Point of Law.com
By Ted Frank on April 9, 2012 2:46 PM
The Baylor Law admissions office had a bit of an oopsy recently: they sent an email to every incoming student disclosing all of their admissions data: name, address, phone number, GPA, LSAT, admissions acceptance date, race, and scholarship money, a treasure trove of data rarely available to researchers. If you believe Elie Mystal at Above the Law, the data shows that affirmative action isn't such a big deal:
Eyeballing the numbers (and I haven't done a full statistical analysis on this data because I think it's kind of missing the point), I see about a three to four point bump for African-American or Hispanic students. By "bump," I mean to say that if you were a white student, you had a fighting chance to get into Baylor with a 161 or 162 LSAT score. If you were black or Latino, you were in the running with a 159 or 158. There are some outliers, of course -- a black kid with a 156, a white kid with a 158 -- but, in general, I'm eyeballing the mode for white students at 162, and the mode for blacks and Hispanics at 159 or 158.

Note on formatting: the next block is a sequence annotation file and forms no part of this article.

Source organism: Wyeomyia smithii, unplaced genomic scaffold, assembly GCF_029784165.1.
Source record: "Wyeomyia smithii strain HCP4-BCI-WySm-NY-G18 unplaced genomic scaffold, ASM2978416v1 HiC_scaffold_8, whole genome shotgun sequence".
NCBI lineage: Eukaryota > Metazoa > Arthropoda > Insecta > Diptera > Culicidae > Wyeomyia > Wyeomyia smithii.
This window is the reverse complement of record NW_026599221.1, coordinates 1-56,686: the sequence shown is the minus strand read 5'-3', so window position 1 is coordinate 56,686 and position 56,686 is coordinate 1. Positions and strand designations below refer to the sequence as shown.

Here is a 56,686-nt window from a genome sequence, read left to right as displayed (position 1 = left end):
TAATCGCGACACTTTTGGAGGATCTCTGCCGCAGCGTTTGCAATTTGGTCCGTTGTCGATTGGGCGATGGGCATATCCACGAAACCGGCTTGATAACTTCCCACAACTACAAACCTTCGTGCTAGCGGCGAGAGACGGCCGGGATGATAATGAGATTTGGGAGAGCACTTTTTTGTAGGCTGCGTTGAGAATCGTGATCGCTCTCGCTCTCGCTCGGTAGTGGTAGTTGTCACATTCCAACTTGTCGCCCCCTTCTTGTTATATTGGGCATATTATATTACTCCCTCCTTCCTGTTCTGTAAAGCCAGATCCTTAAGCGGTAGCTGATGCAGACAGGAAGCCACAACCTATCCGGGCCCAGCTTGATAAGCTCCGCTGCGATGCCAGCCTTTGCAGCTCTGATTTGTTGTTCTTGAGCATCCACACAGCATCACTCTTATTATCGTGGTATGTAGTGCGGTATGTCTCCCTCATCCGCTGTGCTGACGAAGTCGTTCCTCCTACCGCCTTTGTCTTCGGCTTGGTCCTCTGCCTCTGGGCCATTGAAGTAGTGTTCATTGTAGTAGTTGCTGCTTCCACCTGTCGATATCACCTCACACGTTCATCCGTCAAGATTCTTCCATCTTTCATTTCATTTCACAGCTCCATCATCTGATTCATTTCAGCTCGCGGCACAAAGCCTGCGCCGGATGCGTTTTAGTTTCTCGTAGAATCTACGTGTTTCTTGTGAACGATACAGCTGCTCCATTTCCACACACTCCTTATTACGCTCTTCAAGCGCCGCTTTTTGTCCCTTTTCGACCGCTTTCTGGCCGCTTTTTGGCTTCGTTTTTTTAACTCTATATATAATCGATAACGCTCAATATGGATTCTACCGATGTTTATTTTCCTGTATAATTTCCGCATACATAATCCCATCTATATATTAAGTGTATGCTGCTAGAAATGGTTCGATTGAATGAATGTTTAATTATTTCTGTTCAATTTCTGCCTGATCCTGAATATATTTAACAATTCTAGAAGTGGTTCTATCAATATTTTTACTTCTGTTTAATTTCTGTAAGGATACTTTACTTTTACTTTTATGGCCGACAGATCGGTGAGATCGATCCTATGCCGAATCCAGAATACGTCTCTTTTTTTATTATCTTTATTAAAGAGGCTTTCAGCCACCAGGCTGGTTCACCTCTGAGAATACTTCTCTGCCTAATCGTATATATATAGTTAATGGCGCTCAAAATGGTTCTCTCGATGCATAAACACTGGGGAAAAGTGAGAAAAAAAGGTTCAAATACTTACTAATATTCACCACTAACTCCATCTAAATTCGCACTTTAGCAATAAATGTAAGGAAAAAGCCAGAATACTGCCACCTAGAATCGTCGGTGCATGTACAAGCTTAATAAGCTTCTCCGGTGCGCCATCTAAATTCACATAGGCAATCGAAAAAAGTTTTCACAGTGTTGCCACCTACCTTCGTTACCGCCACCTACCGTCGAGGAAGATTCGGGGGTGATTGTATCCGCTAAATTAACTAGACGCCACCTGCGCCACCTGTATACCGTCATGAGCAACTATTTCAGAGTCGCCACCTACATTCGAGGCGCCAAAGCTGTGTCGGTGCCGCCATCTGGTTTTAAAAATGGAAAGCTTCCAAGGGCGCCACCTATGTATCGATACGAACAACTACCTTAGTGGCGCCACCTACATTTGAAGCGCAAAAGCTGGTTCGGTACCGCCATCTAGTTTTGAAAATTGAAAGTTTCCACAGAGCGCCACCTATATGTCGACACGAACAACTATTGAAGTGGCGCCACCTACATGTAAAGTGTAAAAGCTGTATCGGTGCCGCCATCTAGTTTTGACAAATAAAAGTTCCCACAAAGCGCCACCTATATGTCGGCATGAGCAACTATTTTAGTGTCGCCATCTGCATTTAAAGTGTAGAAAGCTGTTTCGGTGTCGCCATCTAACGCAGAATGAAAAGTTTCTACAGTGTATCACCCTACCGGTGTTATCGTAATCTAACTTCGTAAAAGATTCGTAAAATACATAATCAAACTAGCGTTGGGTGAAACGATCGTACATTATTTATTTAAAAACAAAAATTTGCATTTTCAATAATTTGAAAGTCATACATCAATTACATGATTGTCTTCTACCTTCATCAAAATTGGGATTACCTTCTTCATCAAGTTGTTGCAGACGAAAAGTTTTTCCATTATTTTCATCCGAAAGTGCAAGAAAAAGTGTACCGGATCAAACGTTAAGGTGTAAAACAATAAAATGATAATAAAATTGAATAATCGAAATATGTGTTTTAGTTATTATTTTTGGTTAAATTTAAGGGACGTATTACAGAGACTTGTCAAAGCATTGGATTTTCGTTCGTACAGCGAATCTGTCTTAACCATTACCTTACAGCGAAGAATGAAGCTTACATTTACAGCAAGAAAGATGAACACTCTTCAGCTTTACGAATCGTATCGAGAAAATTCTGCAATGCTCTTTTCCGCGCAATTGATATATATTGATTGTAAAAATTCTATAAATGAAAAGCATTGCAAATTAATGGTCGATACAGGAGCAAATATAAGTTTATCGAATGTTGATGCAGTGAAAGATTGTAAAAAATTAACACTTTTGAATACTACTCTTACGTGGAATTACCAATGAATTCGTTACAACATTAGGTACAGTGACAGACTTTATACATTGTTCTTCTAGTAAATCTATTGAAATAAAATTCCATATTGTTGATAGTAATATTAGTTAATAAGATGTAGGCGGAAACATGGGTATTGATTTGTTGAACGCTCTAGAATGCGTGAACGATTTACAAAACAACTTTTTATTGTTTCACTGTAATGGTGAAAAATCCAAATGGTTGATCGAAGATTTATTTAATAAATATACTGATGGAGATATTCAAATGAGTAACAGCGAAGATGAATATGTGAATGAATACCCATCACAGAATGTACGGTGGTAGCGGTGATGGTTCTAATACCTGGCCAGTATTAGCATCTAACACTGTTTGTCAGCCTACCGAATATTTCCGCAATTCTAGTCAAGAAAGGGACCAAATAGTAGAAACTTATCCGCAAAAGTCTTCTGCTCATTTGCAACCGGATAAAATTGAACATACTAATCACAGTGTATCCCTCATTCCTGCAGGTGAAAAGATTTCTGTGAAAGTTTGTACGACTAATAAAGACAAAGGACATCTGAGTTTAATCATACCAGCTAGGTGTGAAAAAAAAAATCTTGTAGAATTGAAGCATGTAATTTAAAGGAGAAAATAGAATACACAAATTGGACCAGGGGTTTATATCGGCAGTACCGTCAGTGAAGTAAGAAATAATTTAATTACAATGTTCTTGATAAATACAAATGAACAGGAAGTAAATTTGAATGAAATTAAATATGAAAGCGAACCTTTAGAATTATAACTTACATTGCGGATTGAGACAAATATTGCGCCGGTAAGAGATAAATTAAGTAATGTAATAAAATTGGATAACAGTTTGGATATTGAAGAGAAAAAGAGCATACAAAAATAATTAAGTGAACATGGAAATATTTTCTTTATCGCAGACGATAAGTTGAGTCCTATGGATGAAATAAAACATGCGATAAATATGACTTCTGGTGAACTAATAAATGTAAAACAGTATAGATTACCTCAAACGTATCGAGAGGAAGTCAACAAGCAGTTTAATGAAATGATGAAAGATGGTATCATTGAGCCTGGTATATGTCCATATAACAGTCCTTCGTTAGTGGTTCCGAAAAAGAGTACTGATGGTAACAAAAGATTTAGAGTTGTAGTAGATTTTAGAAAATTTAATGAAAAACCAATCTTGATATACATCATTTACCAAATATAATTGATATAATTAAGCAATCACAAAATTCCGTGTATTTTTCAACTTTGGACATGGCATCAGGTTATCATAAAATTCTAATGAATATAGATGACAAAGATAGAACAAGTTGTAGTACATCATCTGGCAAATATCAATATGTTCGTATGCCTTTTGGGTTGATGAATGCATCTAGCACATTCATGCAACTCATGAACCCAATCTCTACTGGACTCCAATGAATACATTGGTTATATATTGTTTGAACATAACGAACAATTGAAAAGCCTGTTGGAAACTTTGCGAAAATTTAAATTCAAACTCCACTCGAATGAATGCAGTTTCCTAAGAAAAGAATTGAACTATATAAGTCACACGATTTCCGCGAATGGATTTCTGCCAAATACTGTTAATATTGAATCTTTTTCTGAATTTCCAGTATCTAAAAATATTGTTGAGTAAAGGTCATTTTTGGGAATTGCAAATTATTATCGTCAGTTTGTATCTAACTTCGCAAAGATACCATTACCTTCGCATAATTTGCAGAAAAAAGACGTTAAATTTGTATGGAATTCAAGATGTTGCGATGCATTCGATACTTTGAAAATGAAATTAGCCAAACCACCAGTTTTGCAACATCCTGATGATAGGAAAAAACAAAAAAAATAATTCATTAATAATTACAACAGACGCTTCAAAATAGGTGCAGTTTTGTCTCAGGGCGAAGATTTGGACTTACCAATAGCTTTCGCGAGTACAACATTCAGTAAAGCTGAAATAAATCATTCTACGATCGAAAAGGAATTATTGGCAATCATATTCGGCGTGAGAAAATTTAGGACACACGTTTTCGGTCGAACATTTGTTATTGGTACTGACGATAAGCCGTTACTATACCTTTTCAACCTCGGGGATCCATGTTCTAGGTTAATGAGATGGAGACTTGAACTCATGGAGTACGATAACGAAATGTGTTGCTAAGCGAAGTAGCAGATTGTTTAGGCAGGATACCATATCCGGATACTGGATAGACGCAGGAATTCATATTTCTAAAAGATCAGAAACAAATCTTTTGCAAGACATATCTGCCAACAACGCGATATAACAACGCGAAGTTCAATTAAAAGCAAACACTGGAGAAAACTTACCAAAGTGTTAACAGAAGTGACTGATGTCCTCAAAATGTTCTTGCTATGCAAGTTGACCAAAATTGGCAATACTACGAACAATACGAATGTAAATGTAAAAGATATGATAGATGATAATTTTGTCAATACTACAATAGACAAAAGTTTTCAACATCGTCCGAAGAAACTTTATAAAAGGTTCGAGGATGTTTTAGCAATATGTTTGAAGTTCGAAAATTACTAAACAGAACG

This is wrong for a couple of reasons. First, there's an iceberg effect; the spreadsheet doesn't have the data of the people who were rejected for admission. If a 3.7 GPA/162 LSAT gets a white a 30% chance of admission, but an African-American a 90% chance of admission (or vice versa), then there's racial bias with real adverse effects on the disfavored race, even if the averages in the admitted student body doesn't show a lot of disparity.
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